Patrick Stewart and Cecil Dormand in 2004 at the University of Huddersfield graduation ceremony, when the retired headteacher was made an honorary Doctor of Letters.
Patrick Stewart and Cecil Dormand in 2004 at the University of Huddersfield graduation ceremony, when the retired headteacher was made an honorary Doctor of Letters.
Photograph: Courtesy of the University of Huddersfield

It took me years to find a way to thank Cecil Dormand, but, when I did, I was in my first of 12 years as chancellor of the University of Huddersfield, where I presented him with an honorary degree. A few years later, I made him a second thank-you when I invited him to the luncheon celebrating my knighthood, presented by the Queen that same morning. The host invited everyone to say a few words. Cec said: “What the heck am I going to call him now? For decades he called me Sir!”

Cec passed away a few weeks ago, at the age of 96. He saved me when I was a boy and my education was failing – and has without doubt been the most significant person in my life. If I had not met Cec, what would have happened to me? I am so grateful for his belief in me. Rest in peace, Sir.

Contributor

Patrick Stewart

The GuardianTramp

Related Content

Article image
A moment that changed me: ‘My mother taught me to face impossible tasks – and so I carried the coffin at her funeral’
From an early age, she encouraged me to be strong, physically and mentally. Those gifts helped me through the day we buried her

Sarah Hall

20, Oct, 2021 @6:00 AM

Article image
A moment that changed me: meeting the rescue dog who comforted me through unfathomable loss | Shirley Manson
When I first held my dog Veela in my arms, I was grappling with my mother’s dementia, which was followed much too soon by her death. The teachings of my little red dog helped me survive

Shirley Manson

21, Jul, 2021 @6:00 AM

Article image
A moment that changed me: my dead father haunted my dreams – until I drowned his caul
My late father would often appear to me in nightmares as a zombie. But I realised if I wanted to move on, I had to set him free

David Keenan

06, Oct, 2021 @6:00 AM

Article image
A moment that changed me: my mother died – and I became my brother’s legal guardian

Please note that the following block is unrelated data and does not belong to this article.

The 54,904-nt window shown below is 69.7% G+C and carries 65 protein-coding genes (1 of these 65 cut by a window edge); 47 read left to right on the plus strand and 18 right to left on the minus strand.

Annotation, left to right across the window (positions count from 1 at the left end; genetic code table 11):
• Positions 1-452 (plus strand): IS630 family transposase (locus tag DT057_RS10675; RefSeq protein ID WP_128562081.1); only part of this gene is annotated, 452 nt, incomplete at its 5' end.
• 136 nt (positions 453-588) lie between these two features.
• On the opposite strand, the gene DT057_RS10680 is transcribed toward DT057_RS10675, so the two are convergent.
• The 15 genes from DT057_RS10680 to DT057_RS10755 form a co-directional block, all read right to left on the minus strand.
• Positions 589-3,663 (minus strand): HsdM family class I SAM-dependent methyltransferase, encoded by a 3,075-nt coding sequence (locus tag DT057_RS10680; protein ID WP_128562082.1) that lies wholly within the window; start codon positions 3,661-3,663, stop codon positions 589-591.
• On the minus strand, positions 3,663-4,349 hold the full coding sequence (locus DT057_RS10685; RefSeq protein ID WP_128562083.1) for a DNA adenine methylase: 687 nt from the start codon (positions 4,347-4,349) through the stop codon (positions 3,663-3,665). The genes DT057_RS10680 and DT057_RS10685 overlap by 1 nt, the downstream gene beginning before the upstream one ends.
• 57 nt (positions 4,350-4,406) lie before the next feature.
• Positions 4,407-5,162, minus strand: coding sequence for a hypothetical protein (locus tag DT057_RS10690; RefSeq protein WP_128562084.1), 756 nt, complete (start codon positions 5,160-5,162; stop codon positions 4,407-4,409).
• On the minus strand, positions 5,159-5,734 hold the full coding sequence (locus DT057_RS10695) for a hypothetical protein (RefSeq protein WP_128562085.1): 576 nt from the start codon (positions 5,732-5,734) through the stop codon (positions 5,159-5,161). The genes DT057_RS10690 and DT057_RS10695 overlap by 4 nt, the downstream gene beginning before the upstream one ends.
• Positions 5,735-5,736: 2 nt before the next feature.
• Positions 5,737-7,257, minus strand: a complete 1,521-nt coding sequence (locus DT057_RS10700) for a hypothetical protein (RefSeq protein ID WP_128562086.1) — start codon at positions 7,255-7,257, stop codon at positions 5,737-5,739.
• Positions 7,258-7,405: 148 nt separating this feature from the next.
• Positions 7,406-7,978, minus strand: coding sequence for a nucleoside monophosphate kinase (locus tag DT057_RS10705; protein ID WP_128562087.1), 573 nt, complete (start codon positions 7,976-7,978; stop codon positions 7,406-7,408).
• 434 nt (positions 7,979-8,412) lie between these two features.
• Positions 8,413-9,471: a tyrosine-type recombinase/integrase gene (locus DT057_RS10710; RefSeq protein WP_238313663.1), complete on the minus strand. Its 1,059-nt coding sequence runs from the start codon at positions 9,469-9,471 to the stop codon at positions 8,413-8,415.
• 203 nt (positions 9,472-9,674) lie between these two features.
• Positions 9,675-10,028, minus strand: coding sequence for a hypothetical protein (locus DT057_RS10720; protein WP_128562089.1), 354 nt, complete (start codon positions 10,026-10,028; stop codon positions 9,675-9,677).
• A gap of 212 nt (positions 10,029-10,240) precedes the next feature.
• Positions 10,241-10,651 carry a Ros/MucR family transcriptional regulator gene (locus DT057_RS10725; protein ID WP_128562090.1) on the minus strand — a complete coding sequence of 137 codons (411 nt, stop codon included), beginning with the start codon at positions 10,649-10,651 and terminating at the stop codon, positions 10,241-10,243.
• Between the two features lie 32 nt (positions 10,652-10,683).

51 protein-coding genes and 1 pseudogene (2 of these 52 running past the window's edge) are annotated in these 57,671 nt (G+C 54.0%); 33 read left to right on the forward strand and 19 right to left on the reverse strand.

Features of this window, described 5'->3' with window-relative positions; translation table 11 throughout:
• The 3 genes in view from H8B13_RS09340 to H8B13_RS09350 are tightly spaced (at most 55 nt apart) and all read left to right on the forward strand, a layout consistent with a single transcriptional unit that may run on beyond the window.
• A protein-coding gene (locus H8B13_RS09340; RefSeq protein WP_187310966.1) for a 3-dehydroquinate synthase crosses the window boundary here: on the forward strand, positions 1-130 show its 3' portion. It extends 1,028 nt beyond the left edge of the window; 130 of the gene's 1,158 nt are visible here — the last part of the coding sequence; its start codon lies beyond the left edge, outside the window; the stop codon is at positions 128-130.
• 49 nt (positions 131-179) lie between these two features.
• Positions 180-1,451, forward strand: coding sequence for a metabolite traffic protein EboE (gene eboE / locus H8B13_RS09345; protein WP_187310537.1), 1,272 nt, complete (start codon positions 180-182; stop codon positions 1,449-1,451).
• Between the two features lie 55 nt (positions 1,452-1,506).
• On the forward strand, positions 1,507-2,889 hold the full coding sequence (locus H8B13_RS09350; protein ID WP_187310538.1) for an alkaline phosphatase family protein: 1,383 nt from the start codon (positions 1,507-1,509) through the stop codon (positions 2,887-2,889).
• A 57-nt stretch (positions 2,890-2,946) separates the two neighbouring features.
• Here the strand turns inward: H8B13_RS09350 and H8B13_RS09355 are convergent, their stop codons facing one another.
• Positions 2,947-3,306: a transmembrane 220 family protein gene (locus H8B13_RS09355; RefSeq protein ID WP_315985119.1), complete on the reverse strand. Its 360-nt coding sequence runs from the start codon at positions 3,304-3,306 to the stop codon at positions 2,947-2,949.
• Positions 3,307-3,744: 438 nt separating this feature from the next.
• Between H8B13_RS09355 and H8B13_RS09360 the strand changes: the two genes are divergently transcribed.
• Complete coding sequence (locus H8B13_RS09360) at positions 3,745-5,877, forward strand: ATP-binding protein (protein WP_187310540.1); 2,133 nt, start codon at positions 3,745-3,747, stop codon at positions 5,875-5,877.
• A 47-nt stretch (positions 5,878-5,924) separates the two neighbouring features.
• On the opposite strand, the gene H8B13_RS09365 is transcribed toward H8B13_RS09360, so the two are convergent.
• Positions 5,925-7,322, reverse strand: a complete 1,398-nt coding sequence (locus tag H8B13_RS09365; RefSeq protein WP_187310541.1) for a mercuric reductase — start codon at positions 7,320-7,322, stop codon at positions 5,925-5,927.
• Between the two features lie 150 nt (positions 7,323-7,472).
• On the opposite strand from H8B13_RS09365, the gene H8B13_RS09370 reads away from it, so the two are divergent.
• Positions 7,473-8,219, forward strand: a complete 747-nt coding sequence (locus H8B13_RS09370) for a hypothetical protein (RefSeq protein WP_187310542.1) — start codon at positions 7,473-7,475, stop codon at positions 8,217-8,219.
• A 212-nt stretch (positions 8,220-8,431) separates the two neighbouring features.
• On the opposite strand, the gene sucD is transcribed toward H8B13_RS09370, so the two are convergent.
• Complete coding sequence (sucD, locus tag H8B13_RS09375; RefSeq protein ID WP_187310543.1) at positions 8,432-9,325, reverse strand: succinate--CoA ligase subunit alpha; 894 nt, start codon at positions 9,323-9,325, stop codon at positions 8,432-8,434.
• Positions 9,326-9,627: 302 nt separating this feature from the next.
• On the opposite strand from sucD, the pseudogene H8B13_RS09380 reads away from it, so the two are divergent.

I had told my mum that I would look after Declan after her death. But standing in an airport car park, the ramifications began to rush through my head

Niall Doherty

28, Jul, 2021 @6:00 AM

Article image
A moment that changed me: I met my soulmate at Istanbul airport security
As a recently divorced British Asian Muslim, I didn’t expect anyone to understand my mix of culture, faith and life experiences. But the woman who became my best friend saw past my aloof exterior

Saima Mir

11, Aug, 2021 @6:00 AM

Article image
A moment that changed me: when I failed my O-level in my favourite subject
The results for my art exam came in and I felt talentless, a dunce. For decades I was too scared to pick up a paintbrush, until a powerful woman entered my dreams

Michèle Roberts

29, Sep, 2021 @6:00 AM

Article image
A moment that changed me: The haircut that liberated me as a butch lesbian
I came out in my late teens, but still felt repressed by my appearance. Almost 10 years after first booking a short back and sides, I finally took the plunge – and immediately felt revitalised

Ella Braidwood

24, Nov, 2021 @7:00 AM

Article image
A moment that changed me: my teacher said my work was trite rubbish – and totally destroyed me
I thought I had unleashed the full force of my student intellect in a history essay. The formidable Betty Behrens let me know I did not understand what scholarship was

Joan Bakewell

08, Sep, 2021 @8:56 AM

Article image
‘You never stop grieving’: why bereaved parents need more than two weeks off work
Under the new Jack’s law, workers who lose a child will finally get the right to statutory paid leave. It’s a positive step forward - and many hope it will lead to more change

Amelia Hill

03, Feb, 2020 @5:59 AM

Article image
A moment that changed me: a man had a massive heart attack and died in my arms
I had gone to stay in a camp in the Australian wilderness. One minute, my host was pouring drinks – the next he was on the floor, 90 minutes from the nearest medic

Douglas Kennedy

15, Sep, 2021 @6:00 AM